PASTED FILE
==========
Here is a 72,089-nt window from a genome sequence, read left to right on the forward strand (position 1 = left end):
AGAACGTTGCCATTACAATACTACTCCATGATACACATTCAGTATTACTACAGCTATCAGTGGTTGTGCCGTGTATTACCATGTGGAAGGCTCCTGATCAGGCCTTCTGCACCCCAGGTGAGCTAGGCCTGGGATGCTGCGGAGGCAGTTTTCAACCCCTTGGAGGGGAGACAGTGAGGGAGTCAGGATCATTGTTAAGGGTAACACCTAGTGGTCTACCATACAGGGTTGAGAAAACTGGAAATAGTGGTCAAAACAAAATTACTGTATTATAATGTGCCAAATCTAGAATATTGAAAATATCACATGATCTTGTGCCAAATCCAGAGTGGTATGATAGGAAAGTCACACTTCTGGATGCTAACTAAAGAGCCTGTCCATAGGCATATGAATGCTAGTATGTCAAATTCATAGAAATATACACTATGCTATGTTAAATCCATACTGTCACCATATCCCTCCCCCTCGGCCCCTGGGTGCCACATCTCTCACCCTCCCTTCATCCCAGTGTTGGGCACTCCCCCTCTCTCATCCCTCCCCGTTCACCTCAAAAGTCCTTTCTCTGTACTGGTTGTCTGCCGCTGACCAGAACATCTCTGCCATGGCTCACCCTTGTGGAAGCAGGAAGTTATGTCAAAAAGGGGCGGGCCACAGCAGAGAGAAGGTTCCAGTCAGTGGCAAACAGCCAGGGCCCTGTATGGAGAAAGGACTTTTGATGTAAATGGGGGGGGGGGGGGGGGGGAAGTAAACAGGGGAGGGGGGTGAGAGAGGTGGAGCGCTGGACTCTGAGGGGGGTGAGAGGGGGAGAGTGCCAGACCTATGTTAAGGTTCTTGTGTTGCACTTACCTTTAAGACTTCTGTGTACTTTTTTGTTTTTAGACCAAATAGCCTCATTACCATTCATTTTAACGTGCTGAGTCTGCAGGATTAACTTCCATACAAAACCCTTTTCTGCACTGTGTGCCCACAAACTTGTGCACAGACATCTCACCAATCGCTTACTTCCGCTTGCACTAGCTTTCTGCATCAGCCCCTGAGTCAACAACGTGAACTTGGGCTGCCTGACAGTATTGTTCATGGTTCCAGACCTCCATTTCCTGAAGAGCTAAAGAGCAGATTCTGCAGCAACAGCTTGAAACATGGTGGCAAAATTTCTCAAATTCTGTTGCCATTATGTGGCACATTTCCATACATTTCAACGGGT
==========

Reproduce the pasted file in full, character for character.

Here is a 72,089-nt window from a genome sequence, read left to right on the forward strand (position 1 = left end):
AGAACGTTGCCATTACAATACTACTCCATGATACACATTCAGTATTACTACAGCTATCAGTGGTTGTGCCGTGTATTACCATGTGGAAGGCTCCTGATCAGGCCTTCTGCACCCCAGGTGAGCTAGGCCTGGGATGCTGCGGAGGCAGTTTTCAACCCCTTGGAGGGGAGACAGTGAGGGAGTCAGGATCATTGTTAAGGGTAACACCTAGTGGTCTACCATACAGGGTTGAGAAAACTGGAAATAGTGGTCAAAACAAAATTACTGTATTATAATGTGCCAAATCTAGAATATTGAAAATATCACATGATCTTGTGCCAAATCCAGAGTGGTATGATAGGAAAGTCACACTTCTGGATGCTAACTAAAGAGCCTGTCCATAGGCATATGAATGCTAGTATGTCAAATTCATAGAAATATACACTATGCTATGTTAAATCCATACTGTCACCATATCCCTCCCCCTCGGCCCCTGGGTGCCACATCTCTCACCCTCCCTTCATCCCAGTGTTGGGCACTCCCCCTCTCTCATCCCTCCCCGTTCACCTCAAAAGTCCTTTCTCTGTACTGGTTGTCTGCCGCTGACCAGAACATCTCTGCCATGGCTCACCCTTGTGGAAGCAGGAAGTTATGTCAAAAAGGGGCGGGCCACAGCAGAGAGAAGGTTCCAGTCAGTGGCAAACAGCCAGGGCCCTGTATGGAGAAAGGACTTTTGATGTAAATGGGGGGGGGGGGGGGGGGGAAGTAAACAGGGGAGGGGGGTGAGAGAGGTGGAGCGCTGGACTCTGAGGGGGGTGAGAGGGGGAGAGTGCCAGACCTATGTTAAGGTTCTTGTGTTGCACTTACCTTTAAGACTTCTGTGTACTTTTTTGTTTTTAGACCAAATAGCCTCATTACCATTCATTTTAACGTGCTGAGTCTGCAGGATTAACTTCCATACAAAACCCTTTTCTGCACTGTGTGCCCACAAACTTGTGCACAGACATCTCACCAATCGCTTACTTCCGCTTGCACTAGCTTTCTGCATCAGCCCCTGAGTCAACAACGTGAACTTGGGCTGCCTGACAGTATTGTTCATGGTTCCAGACCTCCATTTCCTGAAGAGCTAAAGAGCAGATTCTGCAGCAACAGCTTGAAACATGGTGGCAAAATTTCTCAAATTCTGTTGCCATTATGTGGCACATTTCCATACATTTCAACGGGT